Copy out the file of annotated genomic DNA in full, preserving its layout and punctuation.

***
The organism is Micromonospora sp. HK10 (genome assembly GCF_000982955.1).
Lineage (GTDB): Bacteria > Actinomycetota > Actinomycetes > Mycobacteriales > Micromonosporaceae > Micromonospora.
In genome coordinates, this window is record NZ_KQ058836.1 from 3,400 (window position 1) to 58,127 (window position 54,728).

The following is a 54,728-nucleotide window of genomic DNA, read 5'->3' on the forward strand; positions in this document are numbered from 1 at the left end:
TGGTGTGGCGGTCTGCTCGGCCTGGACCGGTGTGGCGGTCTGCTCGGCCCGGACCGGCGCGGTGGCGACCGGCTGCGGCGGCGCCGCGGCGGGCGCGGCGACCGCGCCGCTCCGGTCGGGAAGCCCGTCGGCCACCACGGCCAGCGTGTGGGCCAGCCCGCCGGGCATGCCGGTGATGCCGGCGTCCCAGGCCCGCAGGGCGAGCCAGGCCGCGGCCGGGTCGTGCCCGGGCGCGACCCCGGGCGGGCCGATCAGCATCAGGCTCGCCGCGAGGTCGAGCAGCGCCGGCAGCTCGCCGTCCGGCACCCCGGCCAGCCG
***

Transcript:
The organism is Micromonospora sp. HK10 (genome assembly GCF_000982955.1).
Lineage (GTDB): Bacteria > Actinomycetota > Actinomycetes > Mycobacteriales > Micromonosporaceae > Micromonospora.
In genome coordinates, this window is record NZ_KQ058836.1 from 3,400 (window position 1) to 58,127 (window position 54,728).

The following is a 54,728-nucleotide window of genomic DNA, read 5'->3' on the forward strand; positions in this document are numbered from 1 at the left end:
TGGTGTGGCGGTCTGCTCGGCCTGGACCGGTGTGGCGGTCTGCTCGGCCCGGACCGGCGCGGTGGCGACCGGCTGCGGCGGCGCCGCGGCGGGCGCGGCGACCGCGCCGCTCCGGTCGGGAAGCCCGTCGGCCACCACGGCCAGCGTGTGGGCCAGCCCGCCGGGCATGCCGGTGATGCCGGCGTCCCAGGCCCGCAGGGCGAGCCAGGCCGCGGCCGGGTCGTGCCCGGGCGCGACCCCGGGCGGGCCGATCAGCATCAGGCTCGCCGCGAGGTCGAGCAGCGCCGGCAGCTCGCCGTCCGGCACCCCGGCCAGCCG